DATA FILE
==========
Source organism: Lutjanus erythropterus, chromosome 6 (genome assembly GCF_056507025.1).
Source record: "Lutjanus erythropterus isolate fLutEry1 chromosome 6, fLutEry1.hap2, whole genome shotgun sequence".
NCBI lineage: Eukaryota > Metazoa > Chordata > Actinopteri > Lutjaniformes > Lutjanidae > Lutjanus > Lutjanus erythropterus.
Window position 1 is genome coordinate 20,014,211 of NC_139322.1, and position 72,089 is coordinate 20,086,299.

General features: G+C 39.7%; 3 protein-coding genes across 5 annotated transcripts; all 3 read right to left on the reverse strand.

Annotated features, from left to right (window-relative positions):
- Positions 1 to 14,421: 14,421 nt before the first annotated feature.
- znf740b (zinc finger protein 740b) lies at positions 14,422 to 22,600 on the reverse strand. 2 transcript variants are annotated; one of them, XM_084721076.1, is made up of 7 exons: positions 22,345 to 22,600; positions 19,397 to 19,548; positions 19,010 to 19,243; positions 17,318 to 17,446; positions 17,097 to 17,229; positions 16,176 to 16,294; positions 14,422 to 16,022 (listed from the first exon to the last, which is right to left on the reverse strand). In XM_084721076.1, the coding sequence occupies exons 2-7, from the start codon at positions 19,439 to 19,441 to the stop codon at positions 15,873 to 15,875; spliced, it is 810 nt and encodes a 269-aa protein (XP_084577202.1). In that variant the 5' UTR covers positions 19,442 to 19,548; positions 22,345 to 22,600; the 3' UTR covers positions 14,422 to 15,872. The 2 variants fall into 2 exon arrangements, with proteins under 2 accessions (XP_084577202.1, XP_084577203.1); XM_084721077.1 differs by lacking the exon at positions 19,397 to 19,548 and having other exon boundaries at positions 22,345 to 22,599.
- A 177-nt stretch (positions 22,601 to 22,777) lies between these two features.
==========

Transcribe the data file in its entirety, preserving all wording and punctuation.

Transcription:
Source organism: Lutjanus erythropterus, chromosome 6 (genome assembly GCF_056507025.1).
Source record: "Lutjanus erythropterus isolate fLutEry1 chromosome 6, fLutEry1.hap2, whole genome shotgun sequence".
NCBI lineage: Eukaryota > Metazoa > Chordata > Actinopteri > Lutjaniformes > Lutjanidae > Lutjanus > Lutjanus erythropterus.
Window position 1 is genome coordinate 20,014,211 of NC_139322.1, and position 72,089 is coordinate 20,086,299.

General features: G+C 39.7%; 3 protein-coding genes across 5 annotated transcripts; all 3 read right to left on the reverse strand.

Annotated features, from left to right (window-relative positions):
- Positions 1 to 14,421: 14,421 nt before the first annotated feature.
- znf740b (zinc finger protein 740b) lies at positions 14,422 to 22,600 on the reverse strand. 2 transcript variants are annotated; one of them, XM_084721076.1, is made up of 7 exons: positions 22,345 to 22,600; positions 19,397 to 19,548; positions 19,010 to 19,243; positions 17,318 to 17,446; positions 17,097 to 17,229; positions 16,176 to 16,294; positions 14,422 to 16,022 (listed from the first exon to the last, which is right to left on the reverse strand). In XM_084721076.1, the coding sequence occupies exons 2-7, from the start codon at positions 19,439 to 19,441 to the stop codon at positions 15,873 to 15,875; spliced, it is 810 nt and encodes a 269-aa protein (XP_084577202.1). In that variant the 5' UTR covers positions 19,442 to 19,548; positions 22,345 to 22,600; the 3' UTR covers positions 14,422 to 15,872. The 2 variants fall into 2 exon arrangements, with proteins under 2 accessions (XP_084577202.1, XP_084577203.1); XM_084721077.1 differs by lacking the exon at positions 19,397 to 19,548 and having other exon boundaries at positions 22,345 to 22,599.
- A 177-nt stretch (positions 22,601 to 22,777) lies between these two features.